Tuesday, October 11, 2016

The Reports That Time Forgot

Top Producer February 2004

© 2004 John Phipps

There are no stupid questions. There are, however, several clueless people asking questions – who pretty much generate a similar product. One of them would be I.
Sample Clueless Question: Why do crop reports come out on the 10th of the month? It seems like they have been stuck on this time frame for ages. The truth is that they have – ever since Adam first asked Cain how the wheat crop was doing, presumably. In fact, I was told by a senior NASS (National Agricultural Statistics Services) official that reports were required to be out between the 8th and the 12th, but some research showed later that the former date was not binding.
Hence the answer to why crop reports come out on the 10th (approximately) is: Because They Always Have.
Crop reports are time-sensitive material. The sooner the report comes out the more accurate and hence valuable it is. Traders and producers already “fade” crop reports for crucial months based on weather between the 1st and the 10th, for example. So I asked two NASS statisticians if it was possible to process the crop reports faster. The answer, unsurprisingly, was an unequivocal “No”.
Poised on the brink of some vigorous bureaucrat-bashing, I can’t find it in my heart to jump in. First of all, the question is unfair. If your landowner asks if you could pay more cash rent, would you say yes? Any answer other than no is trouble. The reason is equally clear: not changing is better for me. Besides, crop report customers have essentially given up hope.
Brokers that I spoke to were surprised at the idea, even while agreeing that more timely reports would be terrific. The concept of any improvement in the reports seemed startlingly novel.
Regardless, the sincere NASS professionals I spoke with were convinced that their operation was at maximum output. Eerie, isn’t it, that prescient legislators were able to foretell decades ago that a 2003 crop report would take 10 days to produce?
To be fair, I reasoned, maybe the reports are not getting faster, but better – more accurate. Except they haven’t. University of Illinois researchers couldn’t find much evidence on that score
The sadly unavoidable conclusion is that NASS is as good as it can be. More inconceivably, it has always been. Somehow their output has gotten no better after several decades (or worse, to be sure). By definition, therefore, NASS has zero productivity growth. Strangely, the budget has expanded, however. Net effect: same product, higher price.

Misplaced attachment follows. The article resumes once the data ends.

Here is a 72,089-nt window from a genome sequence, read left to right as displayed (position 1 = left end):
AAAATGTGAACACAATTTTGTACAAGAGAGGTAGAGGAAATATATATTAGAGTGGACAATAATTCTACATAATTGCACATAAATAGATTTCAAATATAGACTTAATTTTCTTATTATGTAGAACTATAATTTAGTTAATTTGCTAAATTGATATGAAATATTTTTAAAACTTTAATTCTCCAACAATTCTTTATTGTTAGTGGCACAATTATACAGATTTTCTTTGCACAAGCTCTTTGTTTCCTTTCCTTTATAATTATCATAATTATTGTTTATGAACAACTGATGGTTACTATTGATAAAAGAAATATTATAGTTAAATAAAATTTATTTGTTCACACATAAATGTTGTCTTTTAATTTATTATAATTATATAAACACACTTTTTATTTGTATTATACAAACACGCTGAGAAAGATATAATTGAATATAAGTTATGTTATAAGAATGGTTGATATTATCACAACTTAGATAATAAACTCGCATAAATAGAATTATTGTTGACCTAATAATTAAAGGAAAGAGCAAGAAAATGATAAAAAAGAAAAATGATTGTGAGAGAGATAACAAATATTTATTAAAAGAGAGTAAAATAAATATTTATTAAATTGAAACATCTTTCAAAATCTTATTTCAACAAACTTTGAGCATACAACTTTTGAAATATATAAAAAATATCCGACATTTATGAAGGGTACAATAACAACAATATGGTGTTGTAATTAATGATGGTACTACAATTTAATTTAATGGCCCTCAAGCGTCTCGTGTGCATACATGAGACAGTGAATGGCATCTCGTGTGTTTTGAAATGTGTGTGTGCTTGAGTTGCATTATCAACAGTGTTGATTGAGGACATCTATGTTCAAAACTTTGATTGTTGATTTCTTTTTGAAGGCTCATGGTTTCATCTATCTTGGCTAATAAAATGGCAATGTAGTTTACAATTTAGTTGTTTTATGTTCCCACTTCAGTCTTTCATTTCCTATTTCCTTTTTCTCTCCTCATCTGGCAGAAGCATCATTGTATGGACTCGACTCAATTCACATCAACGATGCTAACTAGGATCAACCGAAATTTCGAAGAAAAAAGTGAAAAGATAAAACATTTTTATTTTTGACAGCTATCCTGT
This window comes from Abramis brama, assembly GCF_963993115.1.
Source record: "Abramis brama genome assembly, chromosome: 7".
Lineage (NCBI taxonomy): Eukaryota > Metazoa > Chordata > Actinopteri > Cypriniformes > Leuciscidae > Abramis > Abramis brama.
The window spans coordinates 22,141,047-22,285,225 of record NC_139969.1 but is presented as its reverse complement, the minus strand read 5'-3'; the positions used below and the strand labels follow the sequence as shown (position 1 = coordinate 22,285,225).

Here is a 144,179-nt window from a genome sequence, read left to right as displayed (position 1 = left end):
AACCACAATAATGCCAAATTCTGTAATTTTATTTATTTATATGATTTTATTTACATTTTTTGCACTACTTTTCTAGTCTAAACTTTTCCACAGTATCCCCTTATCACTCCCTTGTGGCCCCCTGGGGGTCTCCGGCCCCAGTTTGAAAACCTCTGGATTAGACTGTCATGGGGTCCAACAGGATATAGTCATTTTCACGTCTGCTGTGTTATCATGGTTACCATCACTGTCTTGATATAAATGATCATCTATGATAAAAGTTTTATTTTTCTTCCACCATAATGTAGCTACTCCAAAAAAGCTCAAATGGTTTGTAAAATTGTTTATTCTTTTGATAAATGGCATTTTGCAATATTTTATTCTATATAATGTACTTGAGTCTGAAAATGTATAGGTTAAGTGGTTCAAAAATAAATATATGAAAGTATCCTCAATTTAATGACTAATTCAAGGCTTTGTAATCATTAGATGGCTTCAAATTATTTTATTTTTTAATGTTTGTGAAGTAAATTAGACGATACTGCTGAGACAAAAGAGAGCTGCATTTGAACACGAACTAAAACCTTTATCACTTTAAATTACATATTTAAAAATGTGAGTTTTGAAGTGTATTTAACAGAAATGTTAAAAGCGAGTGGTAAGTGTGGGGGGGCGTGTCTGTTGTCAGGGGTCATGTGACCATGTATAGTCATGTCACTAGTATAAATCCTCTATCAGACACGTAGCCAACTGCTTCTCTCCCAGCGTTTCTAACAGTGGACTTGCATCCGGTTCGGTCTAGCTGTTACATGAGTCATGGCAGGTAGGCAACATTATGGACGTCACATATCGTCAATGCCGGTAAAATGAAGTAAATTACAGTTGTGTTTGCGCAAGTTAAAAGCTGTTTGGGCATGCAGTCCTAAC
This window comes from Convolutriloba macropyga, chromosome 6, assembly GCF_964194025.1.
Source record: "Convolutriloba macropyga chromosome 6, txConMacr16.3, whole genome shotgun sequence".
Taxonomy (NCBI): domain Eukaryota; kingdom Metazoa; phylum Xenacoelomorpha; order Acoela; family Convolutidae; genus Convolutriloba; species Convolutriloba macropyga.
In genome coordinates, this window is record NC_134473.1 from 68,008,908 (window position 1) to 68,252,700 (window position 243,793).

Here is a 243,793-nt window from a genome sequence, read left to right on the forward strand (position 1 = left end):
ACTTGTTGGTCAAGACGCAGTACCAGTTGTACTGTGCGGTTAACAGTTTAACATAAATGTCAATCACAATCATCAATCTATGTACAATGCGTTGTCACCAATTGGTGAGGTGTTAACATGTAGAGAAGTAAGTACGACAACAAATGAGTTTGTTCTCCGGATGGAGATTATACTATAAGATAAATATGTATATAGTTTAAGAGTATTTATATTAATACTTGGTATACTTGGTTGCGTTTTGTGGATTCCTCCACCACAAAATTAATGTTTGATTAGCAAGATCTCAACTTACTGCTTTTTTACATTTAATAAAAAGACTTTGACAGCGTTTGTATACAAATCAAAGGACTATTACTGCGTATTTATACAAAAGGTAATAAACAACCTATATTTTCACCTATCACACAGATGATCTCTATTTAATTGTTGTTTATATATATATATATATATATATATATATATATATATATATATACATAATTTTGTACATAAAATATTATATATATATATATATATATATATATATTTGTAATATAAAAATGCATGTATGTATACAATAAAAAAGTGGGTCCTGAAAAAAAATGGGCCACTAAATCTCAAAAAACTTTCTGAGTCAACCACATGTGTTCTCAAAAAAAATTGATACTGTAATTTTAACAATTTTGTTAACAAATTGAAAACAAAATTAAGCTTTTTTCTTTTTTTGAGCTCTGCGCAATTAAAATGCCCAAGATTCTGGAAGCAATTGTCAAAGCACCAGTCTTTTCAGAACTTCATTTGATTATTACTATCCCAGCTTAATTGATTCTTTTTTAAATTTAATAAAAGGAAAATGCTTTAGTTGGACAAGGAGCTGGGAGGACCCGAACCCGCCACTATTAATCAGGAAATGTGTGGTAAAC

Measuring productivity in government is a radical idea. Recently the Illinois state auditors announced plans to measure the productivity of university professors. Academia was aghast. For good reason, I suspect.
Come on, improving a government service is not impossible. Consider the FSA. Farmers, profoundly concerned about how fast government funds get squirted into their accounts, call their Congressperson to share these anxieties. Not coincidentally, despite concerns about staffing and budget, the FSA continues to improve productivity.
Mostly I take exception to the attitude that government has some note from Mom excusing them from the march of progress. All over the world information system (IS) managers just as industrious as those at NASS explain to clients that current deadlines and quality are as good as they can be. And every day they are told to make it better and faster or “we’ll find someone who can”. Unsurprisingly, deadlines move up and quality increases.
Perhaps an analysis by a top-tier IS consultant like Bearing Point or IBM would illuminate ways NASS could improve at least their speed. In fact, they might just leave an outsourcing proposal on the desk. NASS is not the only number-cruncher in town. Information security concerns have been solved by the Department of Defense. If our nuclear weapons can be built by contractors, why not a crop report?
An outside review might also point out that the 1st of the month isn’t on the back of the Ten Commandments either. Timing crop reports to match crop development – like an Aug 15th bean report would be a step forward in accuracy.
NASS does an obviously acceptable job. The question is: can somebody else do better? I believe that the individuals I spoke to and their colleagues are diligent professionals. I am nonetheless concerned that the entire agency has lost contact with real world standards of IS – mainly that the output should get better, faster, and deliver more value to the customer.
Of course, it would be helpful if these customers (the grain industry) cared enough to ask clueless questions, too. 

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